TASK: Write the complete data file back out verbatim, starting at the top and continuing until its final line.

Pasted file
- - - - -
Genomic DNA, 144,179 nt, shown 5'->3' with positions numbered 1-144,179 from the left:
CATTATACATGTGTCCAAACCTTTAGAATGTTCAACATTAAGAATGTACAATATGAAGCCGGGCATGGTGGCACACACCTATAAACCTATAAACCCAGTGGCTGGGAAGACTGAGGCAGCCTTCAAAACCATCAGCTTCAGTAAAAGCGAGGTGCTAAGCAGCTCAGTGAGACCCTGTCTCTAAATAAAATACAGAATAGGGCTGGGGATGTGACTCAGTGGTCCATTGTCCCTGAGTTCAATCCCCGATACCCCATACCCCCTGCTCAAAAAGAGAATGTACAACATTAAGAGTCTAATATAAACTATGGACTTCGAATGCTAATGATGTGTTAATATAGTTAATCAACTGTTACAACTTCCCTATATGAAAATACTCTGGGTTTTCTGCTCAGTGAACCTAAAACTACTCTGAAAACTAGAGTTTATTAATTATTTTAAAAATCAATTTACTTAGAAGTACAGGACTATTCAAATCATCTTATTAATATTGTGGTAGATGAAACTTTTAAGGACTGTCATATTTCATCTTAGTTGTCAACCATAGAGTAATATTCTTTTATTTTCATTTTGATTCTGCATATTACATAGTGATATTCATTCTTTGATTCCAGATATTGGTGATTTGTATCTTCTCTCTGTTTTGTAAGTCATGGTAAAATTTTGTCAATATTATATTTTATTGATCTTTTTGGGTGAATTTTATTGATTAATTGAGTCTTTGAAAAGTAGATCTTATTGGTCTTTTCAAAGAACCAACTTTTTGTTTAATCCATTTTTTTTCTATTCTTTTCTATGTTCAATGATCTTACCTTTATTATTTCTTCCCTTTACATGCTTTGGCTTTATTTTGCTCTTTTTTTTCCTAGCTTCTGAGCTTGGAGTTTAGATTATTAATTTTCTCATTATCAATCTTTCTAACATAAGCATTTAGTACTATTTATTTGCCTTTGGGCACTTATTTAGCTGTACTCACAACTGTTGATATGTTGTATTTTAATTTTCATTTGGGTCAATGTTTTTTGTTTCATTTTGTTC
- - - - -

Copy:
Genomic DNA, 144,179 nt, shown 5'->3' with positions numbered 1-144,179 from the left:
CATTATACATGTGTCCAAACCTTTAGAATGTTCAACATTAAGAATGTACAATATGAAGCCGGGCATGGTGGCACACACCTATAAACCTATAAACCCAGTGGCTGGGAAGACTGAGGCAGCCTTCAAAACCATCAGCTTCAGTAAAAGCGAGGTGCTAAGCAGCTCAGTGAGACCCTGTCTCTAAATAAAATACAGAATAGGGCTGGGGATGTGACTCAGTGGTCCATTGTCCCTGAGTTCAATCCCCGATACCCCATACCCCCTGCTCAAAAAGAGAATGTACAACATTAAGAGTCTAATATAAACTATGGACTTCGAATGCTAATGATGTGTTAATATAGTTAATCAACTGTTACAACTTCCCTATATGAAAATACTCTGGGTTTTCTGCTCAGTGAACCTAAAACTACTCTGAAAACTAGAGTTTATTAATTATTTTAAAAATCAATTTACTTAGAAGTACAGGACTATTCAAATCATCTTATTAATATTGTGGTAGATGAAACTTTTAAGGACTGTCATATTTCATCTTAGTTGTCAACCATAGAGTAATATTCTTTTATTTTCATTTTGATTCTGCATATTACATAGTGATATTCATTCTTTGATTCCAGATATTGGTGATTTGTATCTTCTCTCTGTTTTGTAAGTCATGGTAAAATTTTGTCAATATTATATTTTATTGATCTTTTTGGGTGAATTTTATTGATTAATTGAGTCTTTGAAAAGTAGATCTTATTGGTCTTTTCAAAGAACCAACTTTTTGTTTAATCCATTTTTTTTCTATTCTTTTCTATGTTCAATGATCTTACCTTTATTATTTCTTCCCTTTACATGCTTTGGCTTTATTTTGCTCTTTTTTTTCCTAGCTTCTGAGCTTGGAGTTTAGATTATTAATTTTCTCATTATCAATCTTTCTAACATAAGCATTTAGTACTATTTATTTGCCTTTGGGCACTTATTTAGCTGTACTCACAACTGTTGATATGTTGTATTTTAATTTTCATTTGGGTCAATGTTTTTTGTTTCATTTTGTTC